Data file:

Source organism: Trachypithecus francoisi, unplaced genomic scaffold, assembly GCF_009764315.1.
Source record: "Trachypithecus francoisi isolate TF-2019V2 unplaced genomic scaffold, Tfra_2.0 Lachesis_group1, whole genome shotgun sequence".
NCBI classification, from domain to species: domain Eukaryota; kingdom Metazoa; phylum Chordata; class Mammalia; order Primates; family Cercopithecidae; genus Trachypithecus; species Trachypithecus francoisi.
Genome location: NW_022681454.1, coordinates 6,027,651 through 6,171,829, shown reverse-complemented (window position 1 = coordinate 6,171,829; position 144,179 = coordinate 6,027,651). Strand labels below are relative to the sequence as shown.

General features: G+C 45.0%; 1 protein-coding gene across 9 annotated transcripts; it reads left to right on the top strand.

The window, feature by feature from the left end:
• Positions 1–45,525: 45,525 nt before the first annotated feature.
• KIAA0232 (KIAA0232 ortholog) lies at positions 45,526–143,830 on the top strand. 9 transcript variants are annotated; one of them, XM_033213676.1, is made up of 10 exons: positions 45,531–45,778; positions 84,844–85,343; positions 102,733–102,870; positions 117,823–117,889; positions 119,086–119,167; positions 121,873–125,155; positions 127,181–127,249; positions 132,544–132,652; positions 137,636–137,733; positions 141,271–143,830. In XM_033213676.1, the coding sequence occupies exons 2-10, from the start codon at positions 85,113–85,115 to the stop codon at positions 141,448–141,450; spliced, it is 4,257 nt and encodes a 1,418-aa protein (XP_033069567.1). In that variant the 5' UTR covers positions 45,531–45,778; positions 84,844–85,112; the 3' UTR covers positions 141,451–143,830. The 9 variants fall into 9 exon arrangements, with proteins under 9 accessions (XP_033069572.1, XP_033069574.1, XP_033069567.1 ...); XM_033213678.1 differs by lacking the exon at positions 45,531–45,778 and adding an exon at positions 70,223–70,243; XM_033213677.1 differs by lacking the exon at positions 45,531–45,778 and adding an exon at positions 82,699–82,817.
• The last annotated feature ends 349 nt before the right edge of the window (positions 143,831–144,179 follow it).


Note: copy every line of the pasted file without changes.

Source organism: Trachypithecus francoisi, unplaced genomic scaffold, assembly GCF_009764315.1.
Source record: "Trachypithecus francoisi isolate TF-2019V2 unplaced genomic scaffold, Tfra_2.0 Lachesis_group1, whole genome shotgun sequence".
NCBI classification, from domain to species: domain Eukaryota; kingdom Metazoa; phylum Chordata; class Mammalia; order Primates; family Cercopithecidae; genus Trachypithecus; species Trachypithecus francoisi.
Genome location: NW_022681454.1, coordinates 6,027,651 through 6,171,829, shown reverse-complemented (window position 1 = coordinate 6,171,829; position 144,179 = coordinate 6,027,651). Strand labels below are relative to the sequence as shown.

General features: G+C 45.0%; 1 protein-coding gene across 9 annotated transcripts; it reads left to right on the top strand.

The window, feature by feature from the left end:
• Positions 1–45,525: 45,525 nt before the first annotated feature.
• KIAA0232 (KIAA0232 ortholog) lies at positions 45,526–143,830 on the top strand. 9 transcript variants are annotated; one of them, XM_033213676.1, is made up of 10 exons: positions 45,531–45,778; positions 84,844–85,343; positions 102,733–102,870; positions 117,823–117,889; positions 119,086–119,167; positions 121,873–125,155; positions 127,181–127,249; positions 132,544–132,652; positions 137,636–137,733; positions 141,271–143,830. In XM_033213676.1, the coding sequence occupies exons 2-10, from the start codon at positions 85,113–85,115 to the stop codon at positions 141,448–141,450; spliced, it is 4,257 nt and encodes a 1,418-aa protein (XP_033069567.1). In that variant the 5' UTR covers positions 45,531–45,778; positions 84,844–85,112; the 3' UTR covers positions 141,451–143,830. The 9 variants fall into 9 exon arrangements, with proteins under 9 accessions (XP_033069572.1, XP_033069574.1, XP_033069567.1 ...); XM_033213678.1 differs by lacking the exon at positions 45,531–45,778 and adding an exon at positions 70,223–70,243; XM_033213677.1 differs by lacking the exon at positions 45,531–45,778 and adding an exon at positions 82,699–82,817.
• The last annotated feature ends 349 nt before the right edge of the window (positions 143,831–144,179 follow it).